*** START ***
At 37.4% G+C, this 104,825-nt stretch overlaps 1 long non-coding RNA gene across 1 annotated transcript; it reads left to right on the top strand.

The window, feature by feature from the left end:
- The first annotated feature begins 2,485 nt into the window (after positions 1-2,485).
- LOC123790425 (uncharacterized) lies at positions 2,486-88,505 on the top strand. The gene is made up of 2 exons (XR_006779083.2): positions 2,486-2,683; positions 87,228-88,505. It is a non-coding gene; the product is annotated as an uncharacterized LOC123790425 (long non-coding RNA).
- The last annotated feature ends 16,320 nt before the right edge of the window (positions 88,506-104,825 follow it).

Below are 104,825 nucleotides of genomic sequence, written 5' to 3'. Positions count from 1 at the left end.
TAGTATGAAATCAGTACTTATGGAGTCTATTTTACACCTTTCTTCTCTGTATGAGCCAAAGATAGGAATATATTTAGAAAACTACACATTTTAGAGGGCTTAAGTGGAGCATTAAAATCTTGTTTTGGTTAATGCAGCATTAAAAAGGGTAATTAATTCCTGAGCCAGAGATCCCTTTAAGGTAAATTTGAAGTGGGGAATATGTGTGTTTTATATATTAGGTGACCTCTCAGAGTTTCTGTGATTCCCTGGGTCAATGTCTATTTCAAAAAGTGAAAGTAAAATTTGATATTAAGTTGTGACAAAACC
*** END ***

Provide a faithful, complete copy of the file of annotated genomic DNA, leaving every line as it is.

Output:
At 37.4% G+C, this 104,825-nt stretch overlaps 1 long non-coding RNA gene across 1 annotated transcript; it reads left to right on the top strand.

The window, feature by feature from the left end:
- The first annotated feature begins 2,485 nt into the window (after positions 1-2,485).
- LOC123790425 (uncharacterized) lies at positions 2,486-88,505 on the top strand. The gene is made up of 2 exons (XR_006779083.2): positions 2,486-2,683; positions 87,228-88,505. It is a non-coding gene; the product is annotated as an uncharacterized LOC123790425 (long non-coding RNA).
- The last annotated feature ends 16,320 nt before the right edge of the window (positions 88,506-104,825 follow it).

Below are 104,825 nucleotides of genomic sequence, written 5' to 3'. Positions count from 1 at the left end.
TAGTATGAAATCAGTACTTATGGAGTCTATTTTACACCTTTCTTCTCTGTATGAGCCAAAGATAGGAATATATTTAGAAAACTACACATTTTAGAGGGCTTAAGTGGAGCATTAAAATCTTGTTTTGGTTAATGCAGCATTAAAAAGGGTAATTAATTCCTGAGCCAGAGATCCCTTTAAGGTAAATTTGAAGTGGGGAATATGTGTGTTTTATATATTAGGTGACCTCTCAGAGTTTCTGTGATTCCCTGGGTCAATGTCTATTTCAAAAAGTGAAAGTAAAATTTGATATTAAGTTGTGACAAAACC